Furthermore, in light of the Covid19 situation and the very, very uncertain economic impact it may have on everyone, it is even more crucial that Council be extremely cautious with their decisions. Future financial burdens brought on by various unknown tax increases federally or provincially must not be augmented by unnecessary municipal spending. While we are aware that a certain amount of the funding for this project is coming from reserves, we are also aware that money may be moved from one reserve category if needed elsewhere. Who knows what the need may be in the future?? We need to use our reserves wisely.


Finally, on behalf of all Clearwater County taxpayers, we strongly urge Council to pause, re-evaluate, and proceed with the ultimate of fiscal responsibility.


Yours truly,

Marianne Cole


According to the Agenda Package released on the County website on Wednesday, County Council will make a decision on the scope & cost of the proposed new Leslieville Fire Hall on Tuesday, June 9.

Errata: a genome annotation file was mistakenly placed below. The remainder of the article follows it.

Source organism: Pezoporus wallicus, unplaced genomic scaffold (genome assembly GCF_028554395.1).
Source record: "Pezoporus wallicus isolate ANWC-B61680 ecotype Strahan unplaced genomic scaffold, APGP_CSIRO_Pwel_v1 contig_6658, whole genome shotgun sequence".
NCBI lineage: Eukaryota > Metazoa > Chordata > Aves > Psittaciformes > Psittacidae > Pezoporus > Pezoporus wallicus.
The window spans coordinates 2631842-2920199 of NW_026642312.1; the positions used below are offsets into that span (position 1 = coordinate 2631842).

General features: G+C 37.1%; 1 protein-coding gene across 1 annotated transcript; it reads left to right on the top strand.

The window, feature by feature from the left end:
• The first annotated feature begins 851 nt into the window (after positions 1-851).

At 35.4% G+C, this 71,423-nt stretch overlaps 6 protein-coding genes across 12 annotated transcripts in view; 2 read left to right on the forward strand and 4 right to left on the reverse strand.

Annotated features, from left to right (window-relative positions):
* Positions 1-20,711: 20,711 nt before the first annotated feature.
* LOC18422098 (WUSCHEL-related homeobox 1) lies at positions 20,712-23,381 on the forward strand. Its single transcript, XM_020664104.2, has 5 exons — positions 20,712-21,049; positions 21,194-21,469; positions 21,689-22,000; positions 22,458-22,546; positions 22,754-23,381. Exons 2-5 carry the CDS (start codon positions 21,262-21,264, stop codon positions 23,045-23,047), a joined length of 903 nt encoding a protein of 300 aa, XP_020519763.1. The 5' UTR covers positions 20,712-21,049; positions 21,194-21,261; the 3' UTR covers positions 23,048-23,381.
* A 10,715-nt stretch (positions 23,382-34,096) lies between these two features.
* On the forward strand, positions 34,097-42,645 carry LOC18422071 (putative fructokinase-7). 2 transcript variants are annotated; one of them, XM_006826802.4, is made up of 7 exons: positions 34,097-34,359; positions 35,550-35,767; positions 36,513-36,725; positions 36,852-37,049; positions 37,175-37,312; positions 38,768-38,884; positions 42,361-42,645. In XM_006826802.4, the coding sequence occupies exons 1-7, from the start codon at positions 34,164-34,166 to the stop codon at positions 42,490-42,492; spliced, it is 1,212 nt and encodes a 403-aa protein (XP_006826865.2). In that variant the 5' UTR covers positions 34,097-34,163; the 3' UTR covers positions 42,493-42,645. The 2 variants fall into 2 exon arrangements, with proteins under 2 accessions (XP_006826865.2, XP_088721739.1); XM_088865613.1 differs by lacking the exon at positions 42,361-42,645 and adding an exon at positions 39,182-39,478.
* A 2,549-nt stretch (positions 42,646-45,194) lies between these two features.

Current plans suggest either a 5 bay (10,000 sq. ft.) or 3 bay (6,000 sq. ft.) apparatus storage area with an additional 6,000 sq. ft. staff area. Cost of building a 16,000 sq. ft. facility is $2,900,000 or $181.25 per sq. ft.


County staff has noted that a 3 bay facility is sufficient. This would provide a saving of $725,000.


Research indicates that only 1500 sq. ft. of staff space is needed for 11-20 full time employees. There are currently 11 on-call volunteer fire fighters at Leslieville. NO NEED FOR 6,000 SQ. FT. OF STAFF SPACE. Cutting the unnecessary 4500 sq. ft. would save an additional $815, 625. (Note: The new facility at Condor already has 6,000 sq. ft. of staff space and the two groups meet there regularly to train. There is no need for the additional space at Leslieville.)




Fiscal responsibility is even more important now. There is no justification for over-spending on unnecessary, over-built, under-used space.


It is urgent that your voice be heard. Call, text or email your councillor: Jim Duncan--- (403)846-8254); Cammie Laird---(403)846-3760); Daryl Lougheed---(403)846-5817; John Vandermeer--- (403) 844-9286; Theresa Laing--- (403)895-3215; Tim Hoven---(403)846-5197; Michelle Swanson---(403)846-5824


JOIN THE SOS PROTEST--- Stop Over Spending